And when they come to your house, they usually come early in the morning. The reason for that is that they want to be able to tell if the couple is living together as spouses, as married couples usually do. So if you’ve had any kind of funny business with your address, then you’re also going to be subjecting yourself to a possible site visit. So if you’ve been using someone else’s address, if you’ve moved and not updated your address, if you’ve listed two different addresses for the couple, that is that the couple is at different addresses, all of these things might trigger a site visit. Now, as I mentioned, these site visits usually happen early in the morning. They come and knock in, knock, knock, knock on your door and they want to make sure that everybody is sleeping in the same bed. That they’re all there at the house.
Sometimes one of the members of the couple are at work. They might call that person and ask them to come back to the house, or they might interview them over the phone. So you really have to be ready for anything. There’s lots of things that can happen at the interview. They might go through the house if you let them. They’re going to want to see where you sleep, where you eat, where you go to the bathroom, where all the toiletries that you have. They want to make sure that you’re living together as husband and wife. I was reading a denial yesterday where there were only women’s clothes in the apartment and the US citizen tried to claim that her six foot tall husband was wearing these little petite pants, that these were his pants. It didn’t make any sense. So a lot of bad things can happen when the fraud unit comes out.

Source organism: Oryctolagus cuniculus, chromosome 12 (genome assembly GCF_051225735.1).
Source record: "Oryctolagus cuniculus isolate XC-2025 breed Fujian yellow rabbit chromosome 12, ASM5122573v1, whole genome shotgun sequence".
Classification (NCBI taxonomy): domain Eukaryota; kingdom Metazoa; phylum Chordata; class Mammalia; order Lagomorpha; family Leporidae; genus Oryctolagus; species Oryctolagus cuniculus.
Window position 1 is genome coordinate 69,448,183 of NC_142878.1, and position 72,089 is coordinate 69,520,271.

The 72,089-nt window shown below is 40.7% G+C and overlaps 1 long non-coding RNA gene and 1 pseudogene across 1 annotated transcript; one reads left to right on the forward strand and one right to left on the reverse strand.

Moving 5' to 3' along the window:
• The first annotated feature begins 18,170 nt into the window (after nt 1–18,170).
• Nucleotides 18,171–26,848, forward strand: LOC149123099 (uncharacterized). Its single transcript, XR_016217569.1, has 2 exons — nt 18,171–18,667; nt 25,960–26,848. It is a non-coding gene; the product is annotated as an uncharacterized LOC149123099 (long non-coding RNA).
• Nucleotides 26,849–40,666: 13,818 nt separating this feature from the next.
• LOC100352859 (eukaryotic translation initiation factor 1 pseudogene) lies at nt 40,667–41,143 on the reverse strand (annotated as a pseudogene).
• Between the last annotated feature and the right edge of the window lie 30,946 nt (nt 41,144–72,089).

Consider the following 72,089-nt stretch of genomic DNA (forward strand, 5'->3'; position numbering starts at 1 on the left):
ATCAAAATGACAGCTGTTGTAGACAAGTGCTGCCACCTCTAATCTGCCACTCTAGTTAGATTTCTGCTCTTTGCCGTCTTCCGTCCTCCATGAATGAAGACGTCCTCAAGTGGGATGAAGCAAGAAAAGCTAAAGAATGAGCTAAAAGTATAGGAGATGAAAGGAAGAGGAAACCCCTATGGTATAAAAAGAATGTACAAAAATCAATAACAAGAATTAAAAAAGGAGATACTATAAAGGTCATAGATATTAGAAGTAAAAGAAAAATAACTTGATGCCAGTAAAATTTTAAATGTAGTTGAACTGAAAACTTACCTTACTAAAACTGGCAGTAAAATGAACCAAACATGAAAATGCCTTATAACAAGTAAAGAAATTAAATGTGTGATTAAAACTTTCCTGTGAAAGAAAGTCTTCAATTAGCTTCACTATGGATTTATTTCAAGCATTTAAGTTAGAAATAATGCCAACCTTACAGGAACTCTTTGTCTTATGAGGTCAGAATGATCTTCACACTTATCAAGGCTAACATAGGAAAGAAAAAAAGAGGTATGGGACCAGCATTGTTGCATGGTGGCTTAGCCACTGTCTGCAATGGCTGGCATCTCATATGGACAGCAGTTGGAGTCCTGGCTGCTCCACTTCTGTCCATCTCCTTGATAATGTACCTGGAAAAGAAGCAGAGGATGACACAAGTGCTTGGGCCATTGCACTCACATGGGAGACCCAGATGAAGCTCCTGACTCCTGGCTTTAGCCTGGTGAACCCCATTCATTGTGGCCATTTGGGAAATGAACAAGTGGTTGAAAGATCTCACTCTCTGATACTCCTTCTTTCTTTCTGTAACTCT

Now, a lot of times they’re just clearing out questions that they have and they end up approving the case. But more often they’re out for blood. They’re looking for a denial and they might come knocking on your door for that reason. So if an officer comes, obviously ask to see their badges, write down their names and numbers. I would keep a little notepad and I would write down everything that happens. I would write down whatever questions they have, whatever answers you give. As soon as they’re gone, I’d want you to write down everything that happened while it’s fresh in your recollection. But I think the act of writing it down while they’re there actually makes them behave a little bit better.